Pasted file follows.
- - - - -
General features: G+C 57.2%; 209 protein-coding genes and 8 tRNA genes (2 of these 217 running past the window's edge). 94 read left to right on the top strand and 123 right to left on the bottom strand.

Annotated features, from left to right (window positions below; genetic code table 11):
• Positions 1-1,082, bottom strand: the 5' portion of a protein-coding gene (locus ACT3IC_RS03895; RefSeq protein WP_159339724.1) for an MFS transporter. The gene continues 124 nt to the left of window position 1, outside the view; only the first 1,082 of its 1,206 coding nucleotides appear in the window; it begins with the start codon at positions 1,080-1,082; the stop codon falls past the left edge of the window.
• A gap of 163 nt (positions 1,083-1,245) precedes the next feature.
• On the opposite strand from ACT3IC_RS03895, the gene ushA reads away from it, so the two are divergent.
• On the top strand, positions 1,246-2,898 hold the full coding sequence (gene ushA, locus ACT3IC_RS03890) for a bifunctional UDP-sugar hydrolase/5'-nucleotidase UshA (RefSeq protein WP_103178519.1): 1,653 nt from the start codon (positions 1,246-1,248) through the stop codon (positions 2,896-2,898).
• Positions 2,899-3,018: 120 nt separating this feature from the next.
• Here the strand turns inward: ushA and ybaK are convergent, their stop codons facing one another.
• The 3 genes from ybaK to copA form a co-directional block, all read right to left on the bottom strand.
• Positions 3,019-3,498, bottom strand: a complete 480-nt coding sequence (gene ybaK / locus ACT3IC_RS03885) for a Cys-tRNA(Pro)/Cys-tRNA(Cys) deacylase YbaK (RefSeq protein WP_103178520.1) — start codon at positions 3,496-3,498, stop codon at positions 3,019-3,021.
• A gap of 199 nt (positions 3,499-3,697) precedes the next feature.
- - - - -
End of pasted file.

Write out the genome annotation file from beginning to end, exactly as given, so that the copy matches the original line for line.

General features: G+C 57.2%; 209 protein-coding genes and 8 tRNA genes (2 of these 217 running past the window's edge). 94 read left to right on the top strand and 123 right to left on the bottom strand.

Annotated features, from left to right (window positions below; genetic code table 11):
• Positions 1-1,082, bottom strand: the 5' portion of a protein-coding gene (locus ACT3IC_RS03895; RefSeq protein WP_159339724.1) for an MFS transporter. The gene continues 124 nt to the left of window position 1, outside the view; only the first 1,082 of its 1,206 coding nucleotides appear in the window; it begins with the start codon at positions 1,080-1,082; the stop codon falls past the left edge of the window.
• A gap of 163 nt (positions 1,083-1,245) precedes the next feature.
• On the opposite strand from ACT3IC_RS03895, the gene ushA reads away from it, so the two are divergent.
• On the top strand, positions 1,246-2,898 hold the full coding sequence (gene ushA, locus ACT3IC_RS03890) for a bifunctional UDP-sugar hydrolase/5'-nucleotidase UshA (RefSeq protein WP_103178519.1): 1,653 nt from the start codon (positions 1,246-1,248) through the stop codon (positions 2,896-2,898).
• Positions 2,899-3,018: 120 nt separating this feature from the next.
• Here the strand turns inward: ushA and ybaK are convergent, their stop codons facing one another.
• The 3 genes from ybaK to copA form a co-directional block, all read right to left on the bottom strand.
• Positions 3,019-3,498, bottom strand: a complete 480-nt coding sequence (gene ybaK / locus ACT3IC_RS03885) for a Cys-tRNA(Pro)/Cys-tRNA(Cys) deacylase YbaK (RefSeq protein WP_103178520.1) — start codon at positions 3,496-3,498, stop codon at positions 3,019-3,021.
• A gap of 199 nt (positions 3,499-3,697) precedes the next feature.